The statistics are staggering: In Philadelphia, only 58% of public school students graduate from high school, and of that number, only 10% attend college. There is no single solution that can reverse this troubling trend, but there are small ways to chip away at the problem. One small measure is to expose potentially at-risk teens to professionals who represent different socio-cultural backgrounds.
At Wharton, we’re proud of an executive education program we’ve developed in conjunction with the World Economic Forum and Summer Search Philadelphia, a non-profit educational organization. The objective is to introduce public high school students to an international group of young professionals.
Last week, a group of Philadelphia public high school students met with young business leaders attending Wharton Executive Education as part of the Global Leadership Program of the World Economic Forum. The Global Leadership Fellows, as they’re called, met with the Philadelphia teens to discuss international careers, public health, and higher education.
This type of collaboration is particularly inspirational for educators because it presents a special opportunity for service-based learning. We’re always looking for these types of teaching moments to bring together research and practice.
The Global Leadership Program is an academic and professional fellowship created by the World Economic Forum. The program is dedicated to developing the next generation of world leaders: well-rounded professionals who feel equally at home in the public and private sectors. The Fellows, who come from more than 25 countries, are part of a unique, three-year program in which they learn from, and work with, diverse world leaders and topical experts to create common solutions to many of the world’s most pressing issues. In addition, the Fellows receive training in topics like ethics, social entrepreneurship, and corporate global citizenship.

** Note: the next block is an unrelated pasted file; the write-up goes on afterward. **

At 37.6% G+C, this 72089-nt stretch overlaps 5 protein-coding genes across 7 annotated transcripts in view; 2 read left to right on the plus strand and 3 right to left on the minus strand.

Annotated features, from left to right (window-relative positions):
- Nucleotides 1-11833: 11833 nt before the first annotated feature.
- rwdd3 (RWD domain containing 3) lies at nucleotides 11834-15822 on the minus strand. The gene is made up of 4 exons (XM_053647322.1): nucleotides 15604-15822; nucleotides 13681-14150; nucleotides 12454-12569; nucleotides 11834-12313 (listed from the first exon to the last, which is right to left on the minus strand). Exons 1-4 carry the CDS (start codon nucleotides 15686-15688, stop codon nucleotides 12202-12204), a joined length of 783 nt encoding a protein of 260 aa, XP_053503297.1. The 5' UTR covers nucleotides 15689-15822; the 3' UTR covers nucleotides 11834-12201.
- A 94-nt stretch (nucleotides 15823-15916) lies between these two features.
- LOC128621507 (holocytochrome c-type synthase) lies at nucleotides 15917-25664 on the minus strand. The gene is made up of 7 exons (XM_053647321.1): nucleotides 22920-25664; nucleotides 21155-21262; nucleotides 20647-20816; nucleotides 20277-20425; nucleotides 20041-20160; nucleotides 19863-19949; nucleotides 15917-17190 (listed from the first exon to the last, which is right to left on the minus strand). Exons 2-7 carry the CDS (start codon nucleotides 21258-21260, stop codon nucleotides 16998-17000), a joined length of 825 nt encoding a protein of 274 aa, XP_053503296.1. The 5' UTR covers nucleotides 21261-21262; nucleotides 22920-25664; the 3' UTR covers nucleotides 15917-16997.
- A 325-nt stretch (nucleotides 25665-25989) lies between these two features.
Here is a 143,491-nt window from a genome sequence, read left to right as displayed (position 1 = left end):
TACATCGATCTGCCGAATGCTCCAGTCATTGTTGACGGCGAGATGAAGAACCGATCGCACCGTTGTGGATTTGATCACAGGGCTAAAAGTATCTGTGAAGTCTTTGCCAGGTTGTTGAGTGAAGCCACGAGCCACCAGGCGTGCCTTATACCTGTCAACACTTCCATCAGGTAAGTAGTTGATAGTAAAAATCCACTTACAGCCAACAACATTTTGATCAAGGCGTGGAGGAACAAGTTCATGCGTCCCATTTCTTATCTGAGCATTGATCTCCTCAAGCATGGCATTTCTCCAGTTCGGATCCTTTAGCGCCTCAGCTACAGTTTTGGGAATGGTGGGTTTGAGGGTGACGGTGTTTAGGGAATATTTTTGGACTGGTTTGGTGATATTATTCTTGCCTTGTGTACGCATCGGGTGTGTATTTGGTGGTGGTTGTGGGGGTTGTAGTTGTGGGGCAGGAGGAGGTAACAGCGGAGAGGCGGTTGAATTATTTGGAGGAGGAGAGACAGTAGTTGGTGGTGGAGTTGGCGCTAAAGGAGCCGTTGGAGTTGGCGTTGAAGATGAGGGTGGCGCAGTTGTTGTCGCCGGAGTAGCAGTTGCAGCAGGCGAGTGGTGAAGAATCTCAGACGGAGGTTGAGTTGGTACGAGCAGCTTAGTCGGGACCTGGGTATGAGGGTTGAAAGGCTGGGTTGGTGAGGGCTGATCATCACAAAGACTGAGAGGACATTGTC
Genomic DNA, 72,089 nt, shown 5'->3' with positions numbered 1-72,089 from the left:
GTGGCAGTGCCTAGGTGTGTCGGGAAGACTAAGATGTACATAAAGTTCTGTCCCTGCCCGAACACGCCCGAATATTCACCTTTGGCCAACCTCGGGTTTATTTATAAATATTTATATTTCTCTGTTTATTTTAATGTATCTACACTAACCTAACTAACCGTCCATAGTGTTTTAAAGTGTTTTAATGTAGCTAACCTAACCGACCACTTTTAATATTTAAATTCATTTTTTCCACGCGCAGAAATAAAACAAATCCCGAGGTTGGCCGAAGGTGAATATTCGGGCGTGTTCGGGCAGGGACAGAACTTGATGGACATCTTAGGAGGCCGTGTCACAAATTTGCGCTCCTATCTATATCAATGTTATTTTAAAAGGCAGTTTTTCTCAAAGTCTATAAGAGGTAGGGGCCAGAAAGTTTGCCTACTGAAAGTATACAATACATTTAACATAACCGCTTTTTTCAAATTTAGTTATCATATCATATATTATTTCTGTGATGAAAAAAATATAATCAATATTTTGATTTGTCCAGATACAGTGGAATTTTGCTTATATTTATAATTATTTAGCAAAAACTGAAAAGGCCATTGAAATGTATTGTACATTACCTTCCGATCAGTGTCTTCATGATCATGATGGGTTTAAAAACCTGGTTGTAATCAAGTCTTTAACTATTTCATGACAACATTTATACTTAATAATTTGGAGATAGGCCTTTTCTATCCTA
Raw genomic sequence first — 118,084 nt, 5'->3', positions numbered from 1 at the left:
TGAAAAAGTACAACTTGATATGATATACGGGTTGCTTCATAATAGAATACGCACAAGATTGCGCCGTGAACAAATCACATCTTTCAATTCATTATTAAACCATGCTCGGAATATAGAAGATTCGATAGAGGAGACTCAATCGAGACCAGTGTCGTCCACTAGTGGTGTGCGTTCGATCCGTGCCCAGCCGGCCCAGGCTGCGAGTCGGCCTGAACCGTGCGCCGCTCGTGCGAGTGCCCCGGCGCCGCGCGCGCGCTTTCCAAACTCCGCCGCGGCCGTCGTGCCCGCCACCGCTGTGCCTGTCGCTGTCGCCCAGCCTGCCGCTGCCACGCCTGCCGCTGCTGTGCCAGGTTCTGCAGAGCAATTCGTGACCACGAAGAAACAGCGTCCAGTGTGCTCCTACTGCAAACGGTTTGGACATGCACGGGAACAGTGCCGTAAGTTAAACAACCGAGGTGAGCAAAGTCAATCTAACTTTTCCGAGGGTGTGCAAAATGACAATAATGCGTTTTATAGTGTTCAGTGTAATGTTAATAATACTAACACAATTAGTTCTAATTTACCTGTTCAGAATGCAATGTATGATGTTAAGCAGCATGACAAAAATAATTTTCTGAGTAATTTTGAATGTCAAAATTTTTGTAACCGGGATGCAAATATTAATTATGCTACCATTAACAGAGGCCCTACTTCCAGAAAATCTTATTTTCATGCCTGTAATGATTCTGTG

The Fellows are a remarkably talented group of young professionals. The students from Philadelphia are similarly impressive: representing underserved, low-income communities, 99.6% of Summer Search Philadelphia students graduate from high school and enter college. They use Summer Search experiential education programs to develop leadership skills that help them beat the odds.
“We find kids who are searching for a way to change their fate,” said Amanda Jefferson, executive director of Summer Search Philadelphia. “And then we surround those students with access to life-changing opportunities and the kind of support network that is typically reserved for their more affluent peers.” Many students have spent the summer so far on wilderness expeditions with Philadelphia Outward Bound. Others may have climbed mountains in Washington, studied calculus in Maine, or built schools in Africa.
Fellow Jennie Oldham, who serves as community manager for civil society organizations at the World Economic Forum, led a workshop focused on issues of sustainability and the intersection of economic, social and environmental issues. “These factors are increasingly important in global decision-making,” she explained. “These kids are going to become the next generation of leaders, and these are the kinds of challenges they’ll have to deal with.”
The collaboration between the Global Leadership Fellows and the Summer Search students works because it brings issues to life in a way that classroom study alone cannot. The Fellows may learn about the crises facing America’s urban public education system in the classroom—but when they talk with kids who are in Philadelphia’s public schools, they can gain a more nuanced, practical understanding of what’s happening in other schools across America. Likewise, the students learn about leadership in the classroom—but meeting someone who has worked on brokering peace treaties makes the issue tangible, not simply abstract.
Bringing world issues to life in programs like this is part of Wharton’s commitment to business as a force for good in the global community. The Fellows are sure to remember their mentoring experience in Philadelphia when they return to their various posts in Geneva, New York and Beijing, where they will continue their mission of improving the state of the world by engaging business, political and academic leaders to shape global, regional and industry agendas.
Indeed, it’s entirely possible that when world leaders gather in Davos for the annual World Economic Forum meeting next January, their agenda may be influenced by the perspectives of Philadelphia’s public school students. Anything is possible.